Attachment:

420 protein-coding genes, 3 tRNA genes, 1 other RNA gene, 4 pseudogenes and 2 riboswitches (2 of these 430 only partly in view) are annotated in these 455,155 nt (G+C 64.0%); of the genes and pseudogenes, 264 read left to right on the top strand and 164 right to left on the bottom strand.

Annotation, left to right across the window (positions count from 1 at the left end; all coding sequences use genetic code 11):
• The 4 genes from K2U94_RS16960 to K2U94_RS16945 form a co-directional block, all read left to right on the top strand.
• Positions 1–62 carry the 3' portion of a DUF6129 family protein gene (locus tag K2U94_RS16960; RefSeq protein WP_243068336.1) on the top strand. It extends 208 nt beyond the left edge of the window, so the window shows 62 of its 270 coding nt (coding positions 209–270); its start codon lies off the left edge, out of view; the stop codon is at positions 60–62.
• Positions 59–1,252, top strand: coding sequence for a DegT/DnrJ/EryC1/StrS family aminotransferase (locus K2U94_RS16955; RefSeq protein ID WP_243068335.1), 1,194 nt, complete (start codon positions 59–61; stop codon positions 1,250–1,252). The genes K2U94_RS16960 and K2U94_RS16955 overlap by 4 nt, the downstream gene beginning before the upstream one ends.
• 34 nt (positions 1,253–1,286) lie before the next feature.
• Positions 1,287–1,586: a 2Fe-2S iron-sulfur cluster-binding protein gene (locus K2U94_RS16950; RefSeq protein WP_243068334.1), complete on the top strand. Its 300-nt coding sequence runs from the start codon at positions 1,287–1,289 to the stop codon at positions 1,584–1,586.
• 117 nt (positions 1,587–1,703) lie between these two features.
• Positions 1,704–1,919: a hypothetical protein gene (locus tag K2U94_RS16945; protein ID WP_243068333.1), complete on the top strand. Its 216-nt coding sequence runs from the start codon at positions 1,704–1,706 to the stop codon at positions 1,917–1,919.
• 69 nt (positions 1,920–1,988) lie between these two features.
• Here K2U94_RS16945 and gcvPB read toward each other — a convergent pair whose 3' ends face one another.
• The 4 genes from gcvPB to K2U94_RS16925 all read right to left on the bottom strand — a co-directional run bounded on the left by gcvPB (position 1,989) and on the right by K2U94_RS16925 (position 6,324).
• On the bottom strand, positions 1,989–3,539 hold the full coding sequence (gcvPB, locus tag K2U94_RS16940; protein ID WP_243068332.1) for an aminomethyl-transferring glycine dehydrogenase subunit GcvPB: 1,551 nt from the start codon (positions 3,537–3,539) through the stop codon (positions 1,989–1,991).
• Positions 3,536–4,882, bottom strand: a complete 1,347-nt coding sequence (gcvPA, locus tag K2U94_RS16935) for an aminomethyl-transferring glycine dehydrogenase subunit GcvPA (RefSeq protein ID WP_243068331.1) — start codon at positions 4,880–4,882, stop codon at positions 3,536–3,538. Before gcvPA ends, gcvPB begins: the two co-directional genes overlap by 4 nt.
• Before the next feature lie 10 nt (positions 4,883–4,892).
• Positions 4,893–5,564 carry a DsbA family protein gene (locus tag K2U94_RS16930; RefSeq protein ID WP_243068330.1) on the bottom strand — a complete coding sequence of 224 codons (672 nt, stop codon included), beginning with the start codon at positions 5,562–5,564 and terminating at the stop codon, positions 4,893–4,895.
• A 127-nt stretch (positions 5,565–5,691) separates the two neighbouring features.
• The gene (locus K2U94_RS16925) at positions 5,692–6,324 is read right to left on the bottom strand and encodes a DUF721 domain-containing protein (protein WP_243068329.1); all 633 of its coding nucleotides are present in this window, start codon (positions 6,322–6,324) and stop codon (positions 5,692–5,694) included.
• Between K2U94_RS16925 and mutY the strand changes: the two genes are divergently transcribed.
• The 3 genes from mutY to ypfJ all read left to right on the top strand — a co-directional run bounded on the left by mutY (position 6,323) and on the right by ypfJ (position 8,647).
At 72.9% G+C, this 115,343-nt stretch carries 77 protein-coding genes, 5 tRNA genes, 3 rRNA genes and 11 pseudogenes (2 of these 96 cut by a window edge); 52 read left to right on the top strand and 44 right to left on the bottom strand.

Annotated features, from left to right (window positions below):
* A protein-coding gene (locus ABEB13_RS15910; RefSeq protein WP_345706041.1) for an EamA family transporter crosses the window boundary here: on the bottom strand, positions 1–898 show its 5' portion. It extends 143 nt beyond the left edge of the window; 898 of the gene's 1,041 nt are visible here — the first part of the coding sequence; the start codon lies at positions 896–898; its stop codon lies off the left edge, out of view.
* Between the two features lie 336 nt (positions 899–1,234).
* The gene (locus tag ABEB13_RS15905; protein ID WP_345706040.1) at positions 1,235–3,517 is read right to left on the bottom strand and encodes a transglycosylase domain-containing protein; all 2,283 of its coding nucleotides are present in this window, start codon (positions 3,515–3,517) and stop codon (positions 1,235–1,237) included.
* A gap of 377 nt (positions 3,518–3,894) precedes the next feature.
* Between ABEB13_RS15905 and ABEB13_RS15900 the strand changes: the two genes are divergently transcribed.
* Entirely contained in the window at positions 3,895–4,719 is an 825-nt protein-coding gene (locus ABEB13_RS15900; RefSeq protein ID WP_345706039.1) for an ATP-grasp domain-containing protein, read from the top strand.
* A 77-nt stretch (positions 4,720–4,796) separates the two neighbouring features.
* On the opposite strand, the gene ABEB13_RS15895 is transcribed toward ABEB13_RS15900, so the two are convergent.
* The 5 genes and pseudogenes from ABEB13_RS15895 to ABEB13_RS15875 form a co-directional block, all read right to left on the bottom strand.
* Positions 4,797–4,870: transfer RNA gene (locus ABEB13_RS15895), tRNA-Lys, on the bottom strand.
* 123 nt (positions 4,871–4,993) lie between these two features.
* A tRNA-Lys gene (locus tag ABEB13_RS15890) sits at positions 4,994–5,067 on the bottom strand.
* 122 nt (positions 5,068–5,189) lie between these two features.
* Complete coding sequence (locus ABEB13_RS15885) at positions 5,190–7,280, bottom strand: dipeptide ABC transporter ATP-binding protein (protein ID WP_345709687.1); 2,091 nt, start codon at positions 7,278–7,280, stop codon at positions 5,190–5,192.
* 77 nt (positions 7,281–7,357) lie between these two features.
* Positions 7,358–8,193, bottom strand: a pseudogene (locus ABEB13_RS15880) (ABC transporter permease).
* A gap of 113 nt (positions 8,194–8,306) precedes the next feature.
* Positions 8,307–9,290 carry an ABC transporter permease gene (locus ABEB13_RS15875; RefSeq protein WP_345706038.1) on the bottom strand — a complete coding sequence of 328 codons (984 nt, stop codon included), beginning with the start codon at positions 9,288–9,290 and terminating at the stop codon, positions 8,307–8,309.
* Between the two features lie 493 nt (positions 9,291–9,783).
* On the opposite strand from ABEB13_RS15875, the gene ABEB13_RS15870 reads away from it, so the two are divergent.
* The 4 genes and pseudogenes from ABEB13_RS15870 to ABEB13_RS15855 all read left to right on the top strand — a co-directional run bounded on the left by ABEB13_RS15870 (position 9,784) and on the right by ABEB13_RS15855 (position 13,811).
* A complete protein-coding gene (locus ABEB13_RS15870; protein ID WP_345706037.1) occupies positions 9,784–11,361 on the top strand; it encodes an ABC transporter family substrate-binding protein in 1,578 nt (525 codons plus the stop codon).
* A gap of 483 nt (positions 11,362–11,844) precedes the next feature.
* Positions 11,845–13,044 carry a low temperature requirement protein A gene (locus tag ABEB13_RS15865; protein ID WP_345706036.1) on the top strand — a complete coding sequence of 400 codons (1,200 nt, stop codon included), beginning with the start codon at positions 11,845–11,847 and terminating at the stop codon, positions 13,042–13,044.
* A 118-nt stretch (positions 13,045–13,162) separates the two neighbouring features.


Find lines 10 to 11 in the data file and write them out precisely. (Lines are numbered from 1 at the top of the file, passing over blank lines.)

• 69 nt (positions 1,920–1,988) lie between these two features.
• Here K2U94_RS16945 and gcvPB read toward each other — a convergent pair whose 3' ends face one another.